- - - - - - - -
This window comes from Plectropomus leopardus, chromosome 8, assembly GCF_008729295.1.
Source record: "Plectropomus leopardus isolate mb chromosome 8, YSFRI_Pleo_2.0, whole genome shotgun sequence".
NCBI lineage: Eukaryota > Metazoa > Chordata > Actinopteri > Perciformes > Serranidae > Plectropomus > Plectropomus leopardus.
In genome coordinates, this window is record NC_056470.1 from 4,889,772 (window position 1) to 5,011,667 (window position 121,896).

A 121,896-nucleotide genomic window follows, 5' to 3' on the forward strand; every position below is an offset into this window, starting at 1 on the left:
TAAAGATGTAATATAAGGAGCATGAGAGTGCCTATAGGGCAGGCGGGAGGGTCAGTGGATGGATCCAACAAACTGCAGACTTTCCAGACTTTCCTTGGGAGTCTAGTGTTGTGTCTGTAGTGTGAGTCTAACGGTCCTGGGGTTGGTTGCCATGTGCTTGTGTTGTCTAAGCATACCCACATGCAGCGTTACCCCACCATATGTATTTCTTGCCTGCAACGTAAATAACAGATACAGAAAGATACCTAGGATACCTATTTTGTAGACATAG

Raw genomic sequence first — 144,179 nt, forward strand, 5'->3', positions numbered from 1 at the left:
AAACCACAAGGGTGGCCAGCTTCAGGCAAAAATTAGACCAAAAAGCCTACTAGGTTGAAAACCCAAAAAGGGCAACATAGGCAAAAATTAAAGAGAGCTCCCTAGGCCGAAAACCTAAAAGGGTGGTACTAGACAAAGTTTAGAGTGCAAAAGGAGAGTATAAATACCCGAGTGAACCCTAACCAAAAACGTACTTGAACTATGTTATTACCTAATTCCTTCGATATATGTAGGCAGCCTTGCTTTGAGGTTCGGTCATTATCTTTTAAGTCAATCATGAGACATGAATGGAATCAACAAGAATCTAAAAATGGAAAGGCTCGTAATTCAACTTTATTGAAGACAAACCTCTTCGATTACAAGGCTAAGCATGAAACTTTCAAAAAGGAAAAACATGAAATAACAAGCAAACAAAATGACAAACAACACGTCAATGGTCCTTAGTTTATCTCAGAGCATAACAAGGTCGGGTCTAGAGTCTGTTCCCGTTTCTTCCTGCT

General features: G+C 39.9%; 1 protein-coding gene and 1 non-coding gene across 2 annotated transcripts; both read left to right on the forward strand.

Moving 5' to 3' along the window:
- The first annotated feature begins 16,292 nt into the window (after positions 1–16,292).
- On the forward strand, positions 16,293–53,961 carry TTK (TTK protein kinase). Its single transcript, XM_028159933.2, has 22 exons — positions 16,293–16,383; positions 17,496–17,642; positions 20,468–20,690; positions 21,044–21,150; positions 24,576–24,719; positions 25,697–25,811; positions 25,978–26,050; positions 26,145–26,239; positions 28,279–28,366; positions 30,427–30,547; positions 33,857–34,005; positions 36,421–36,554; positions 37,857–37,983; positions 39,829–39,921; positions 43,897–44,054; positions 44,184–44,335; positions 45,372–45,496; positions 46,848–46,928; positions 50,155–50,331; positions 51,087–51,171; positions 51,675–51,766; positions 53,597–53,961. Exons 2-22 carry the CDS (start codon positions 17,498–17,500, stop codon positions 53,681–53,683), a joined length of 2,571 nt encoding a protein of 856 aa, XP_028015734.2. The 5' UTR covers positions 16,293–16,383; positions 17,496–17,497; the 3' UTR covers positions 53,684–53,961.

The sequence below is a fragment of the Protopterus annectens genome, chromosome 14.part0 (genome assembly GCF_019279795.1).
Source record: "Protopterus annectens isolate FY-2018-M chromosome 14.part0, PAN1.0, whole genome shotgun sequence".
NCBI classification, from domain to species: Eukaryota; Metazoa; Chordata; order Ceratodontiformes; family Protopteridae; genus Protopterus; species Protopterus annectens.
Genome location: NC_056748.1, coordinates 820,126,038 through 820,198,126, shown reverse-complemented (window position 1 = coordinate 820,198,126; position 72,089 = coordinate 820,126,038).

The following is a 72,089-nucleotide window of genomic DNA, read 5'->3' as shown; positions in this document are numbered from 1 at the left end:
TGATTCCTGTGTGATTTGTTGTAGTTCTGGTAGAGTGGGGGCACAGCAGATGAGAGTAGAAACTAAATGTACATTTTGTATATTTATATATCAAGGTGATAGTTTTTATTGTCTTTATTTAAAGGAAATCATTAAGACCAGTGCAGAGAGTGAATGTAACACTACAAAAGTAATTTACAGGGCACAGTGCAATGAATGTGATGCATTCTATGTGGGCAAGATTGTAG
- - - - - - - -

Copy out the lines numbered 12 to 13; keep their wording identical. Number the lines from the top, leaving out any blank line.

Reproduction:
- On the forward strand, positions 16,293–53,961 carry TTK (TTK protein kinase). Its single transcript, XM_028159933.2, has 22 exons — positions 16,293–16,383; positions 17,496–17,642; positions 20,468–20,690; positions 21,044–21,150; positions 24,576–24,719; positions 25,697–25,811; positions 25,978–26,050; positions 26,145–26,239; positions 28,279–28,366; positions 30,427–30,547; positions 33,857–34,005; positions 36,421–36,554; positions 37,857–37,983; positions 39,829–39,921; positions 43,897–44,054; positions 44,184–44,335; positions 45,372–45,496; positions 46,848–46,928; positions 50,155–50,331; positions 51,087–51,171; positions 51,675–51,766; positions 53,597–53,961. Exons 2-22 carry the CDS (start codon positions 17,498–17,500, stop codon positions 53,681–53,683), a joined length of 2,571 nt encoding a protein of 856 aa, XP_028015734.2. The 5' UTR covers positions 16,293–16,383; positions 17,496–17,497; the 3' UTR covers positions 53,684–53,961.

The sequence below is a fragment of the Protopterus annectens genome, chromosome 14.part0 (genome assembly GCF_019279795.1).